What is Autophagy?

Autophagy is a normal physiological process in the body that deals with the destruction of cells in the body. It's your body's way of removing damaged cells and replacing them with new ones. Here's why it's crucial for health.
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Intermittent fasting can turn on autophagy, which plays a role in longevity and optimal health.

Intermittent fasting can turn on autophagy, which plays a role in longevity and optimal health.

Q: Everyone is talking about autophagy – what is it?

Autophagy refers to a kind of cellular cleanup in which old, broken down or dysfunctional cells are removed and recycled and the process of cellular repair is initiated. It’s a kind of evolutionarily determined self-preservation mechanism on the part of the cells, the cellular equivalent of a reboot button on your computer. The word autophagy combines auto- (“self”) with -phagy (“eating”) and can be thought of as a kind of cellular cannibalism that your body performs to get rid of the bad stuff and strengthen the good.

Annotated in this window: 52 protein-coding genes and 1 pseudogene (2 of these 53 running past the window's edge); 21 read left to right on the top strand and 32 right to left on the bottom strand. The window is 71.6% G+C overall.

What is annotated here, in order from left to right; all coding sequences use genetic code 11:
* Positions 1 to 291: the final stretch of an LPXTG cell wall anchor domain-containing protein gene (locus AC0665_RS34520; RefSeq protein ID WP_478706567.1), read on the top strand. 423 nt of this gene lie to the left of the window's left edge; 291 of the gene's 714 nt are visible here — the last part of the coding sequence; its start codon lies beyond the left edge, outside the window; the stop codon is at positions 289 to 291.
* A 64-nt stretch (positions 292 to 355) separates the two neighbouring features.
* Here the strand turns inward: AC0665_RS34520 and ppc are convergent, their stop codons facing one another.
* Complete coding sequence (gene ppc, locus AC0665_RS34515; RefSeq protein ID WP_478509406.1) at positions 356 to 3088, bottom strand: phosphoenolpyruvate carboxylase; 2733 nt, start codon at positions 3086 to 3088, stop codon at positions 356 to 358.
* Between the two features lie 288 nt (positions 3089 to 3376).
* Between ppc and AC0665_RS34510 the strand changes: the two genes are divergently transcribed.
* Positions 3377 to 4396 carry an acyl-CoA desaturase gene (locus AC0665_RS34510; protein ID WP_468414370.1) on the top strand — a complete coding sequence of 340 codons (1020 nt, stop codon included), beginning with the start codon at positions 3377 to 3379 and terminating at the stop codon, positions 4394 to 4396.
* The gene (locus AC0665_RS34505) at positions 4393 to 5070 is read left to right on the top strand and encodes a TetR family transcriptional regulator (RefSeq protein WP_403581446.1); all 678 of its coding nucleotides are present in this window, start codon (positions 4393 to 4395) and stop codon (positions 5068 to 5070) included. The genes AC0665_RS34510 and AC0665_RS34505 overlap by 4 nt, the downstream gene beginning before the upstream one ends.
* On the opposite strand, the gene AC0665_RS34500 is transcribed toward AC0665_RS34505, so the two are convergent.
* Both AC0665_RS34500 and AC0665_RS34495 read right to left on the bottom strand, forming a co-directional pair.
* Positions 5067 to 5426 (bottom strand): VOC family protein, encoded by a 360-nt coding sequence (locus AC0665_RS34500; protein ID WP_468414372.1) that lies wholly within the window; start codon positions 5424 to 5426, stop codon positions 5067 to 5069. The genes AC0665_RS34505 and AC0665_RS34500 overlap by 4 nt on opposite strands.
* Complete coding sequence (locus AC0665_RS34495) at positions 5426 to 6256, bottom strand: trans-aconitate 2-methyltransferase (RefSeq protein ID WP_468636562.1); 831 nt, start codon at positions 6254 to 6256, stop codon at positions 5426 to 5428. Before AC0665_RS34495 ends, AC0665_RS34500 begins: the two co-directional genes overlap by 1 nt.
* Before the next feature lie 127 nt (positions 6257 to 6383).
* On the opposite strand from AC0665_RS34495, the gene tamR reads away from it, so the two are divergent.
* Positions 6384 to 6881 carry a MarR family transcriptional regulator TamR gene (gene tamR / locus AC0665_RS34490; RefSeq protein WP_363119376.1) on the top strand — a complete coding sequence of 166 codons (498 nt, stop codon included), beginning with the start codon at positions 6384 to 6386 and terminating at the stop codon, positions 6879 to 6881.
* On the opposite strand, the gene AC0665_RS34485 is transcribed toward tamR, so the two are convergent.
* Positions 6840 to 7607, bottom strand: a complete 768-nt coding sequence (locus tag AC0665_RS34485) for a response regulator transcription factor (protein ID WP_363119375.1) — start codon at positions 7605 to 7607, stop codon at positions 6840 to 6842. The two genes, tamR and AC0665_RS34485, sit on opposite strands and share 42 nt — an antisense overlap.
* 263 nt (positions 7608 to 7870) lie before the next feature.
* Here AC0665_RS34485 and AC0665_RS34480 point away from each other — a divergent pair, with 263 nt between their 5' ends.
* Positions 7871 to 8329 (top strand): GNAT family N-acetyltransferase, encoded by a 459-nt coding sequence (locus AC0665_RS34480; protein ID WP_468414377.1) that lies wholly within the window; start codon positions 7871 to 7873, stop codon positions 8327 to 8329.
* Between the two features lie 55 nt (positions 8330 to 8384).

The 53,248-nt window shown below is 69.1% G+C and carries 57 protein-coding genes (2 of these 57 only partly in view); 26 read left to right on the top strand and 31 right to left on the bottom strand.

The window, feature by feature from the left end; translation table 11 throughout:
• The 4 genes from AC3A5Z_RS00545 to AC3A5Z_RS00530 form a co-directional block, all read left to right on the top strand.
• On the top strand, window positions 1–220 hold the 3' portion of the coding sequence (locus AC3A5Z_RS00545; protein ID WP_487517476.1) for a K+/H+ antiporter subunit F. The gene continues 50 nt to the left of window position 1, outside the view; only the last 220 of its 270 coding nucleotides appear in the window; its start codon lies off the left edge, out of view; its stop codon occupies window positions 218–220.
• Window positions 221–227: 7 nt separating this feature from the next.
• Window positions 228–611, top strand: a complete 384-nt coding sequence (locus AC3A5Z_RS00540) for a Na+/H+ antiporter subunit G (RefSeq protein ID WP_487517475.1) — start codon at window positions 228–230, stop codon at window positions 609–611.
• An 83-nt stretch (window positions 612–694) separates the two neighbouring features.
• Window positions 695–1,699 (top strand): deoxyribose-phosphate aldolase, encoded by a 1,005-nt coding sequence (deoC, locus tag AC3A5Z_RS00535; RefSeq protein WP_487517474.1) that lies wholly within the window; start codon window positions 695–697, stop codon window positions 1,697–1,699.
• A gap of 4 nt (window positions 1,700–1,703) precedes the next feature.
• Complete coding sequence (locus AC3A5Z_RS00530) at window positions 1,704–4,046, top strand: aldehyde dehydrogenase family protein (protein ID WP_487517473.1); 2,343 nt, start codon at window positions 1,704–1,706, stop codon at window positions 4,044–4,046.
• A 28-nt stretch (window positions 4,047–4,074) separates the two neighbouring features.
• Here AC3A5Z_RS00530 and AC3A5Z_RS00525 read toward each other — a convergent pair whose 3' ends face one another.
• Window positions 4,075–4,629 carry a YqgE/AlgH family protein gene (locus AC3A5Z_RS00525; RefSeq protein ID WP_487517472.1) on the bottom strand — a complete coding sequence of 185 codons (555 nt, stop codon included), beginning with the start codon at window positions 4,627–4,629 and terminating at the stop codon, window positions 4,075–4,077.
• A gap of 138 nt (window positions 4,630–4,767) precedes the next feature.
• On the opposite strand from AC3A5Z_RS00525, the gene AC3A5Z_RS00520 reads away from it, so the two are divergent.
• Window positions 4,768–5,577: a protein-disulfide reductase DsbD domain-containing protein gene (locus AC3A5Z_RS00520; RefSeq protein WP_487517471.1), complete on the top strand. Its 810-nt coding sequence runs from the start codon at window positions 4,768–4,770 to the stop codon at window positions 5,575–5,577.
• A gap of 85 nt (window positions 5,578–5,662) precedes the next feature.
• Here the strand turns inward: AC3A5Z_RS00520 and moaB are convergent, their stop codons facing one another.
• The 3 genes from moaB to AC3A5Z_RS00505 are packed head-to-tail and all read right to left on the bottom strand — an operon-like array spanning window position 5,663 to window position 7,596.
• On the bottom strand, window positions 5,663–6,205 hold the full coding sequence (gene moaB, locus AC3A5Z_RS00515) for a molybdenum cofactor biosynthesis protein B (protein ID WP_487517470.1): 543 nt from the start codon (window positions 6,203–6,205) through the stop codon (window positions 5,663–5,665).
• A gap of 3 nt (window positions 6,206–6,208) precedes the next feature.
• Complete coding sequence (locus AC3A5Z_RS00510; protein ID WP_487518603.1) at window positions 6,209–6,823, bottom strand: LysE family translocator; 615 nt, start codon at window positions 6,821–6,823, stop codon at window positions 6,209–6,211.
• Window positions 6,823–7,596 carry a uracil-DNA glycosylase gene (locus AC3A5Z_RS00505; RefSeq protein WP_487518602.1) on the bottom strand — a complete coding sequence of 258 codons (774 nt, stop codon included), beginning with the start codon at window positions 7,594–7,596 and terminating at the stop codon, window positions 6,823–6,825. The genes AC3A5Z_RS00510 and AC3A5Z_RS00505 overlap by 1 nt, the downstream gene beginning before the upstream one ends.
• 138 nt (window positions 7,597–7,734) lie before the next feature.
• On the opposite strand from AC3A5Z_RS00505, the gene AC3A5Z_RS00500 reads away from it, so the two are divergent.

Autophagy is believed to play a big role in longevity and optimal health. A great way to “turn on” autophagy is with a keto diet and/or with intermittent fasting. Why?

See Also 5 Things to Know About Intermittent Fasting

Autophagy is also an adaptive response to starvation; the cleanup process starts when you stop eating. That’s why intermittent fasting is so good for turning it on. For reasons not clearly understood, the keto diet accomplishes the same thing. And don’t hit the panic button on the word starvation. There’s a reason why intermittent fasting is intermittent — your fasting window is just temporary (but highly effective).

Will Cole, IFMCP, DC, author of Ketotarian, puts it this way: “Keeping autophagy at a healthy, active level is another way to keep your inflammation levels balanced and prevent accelerated aging and disease.”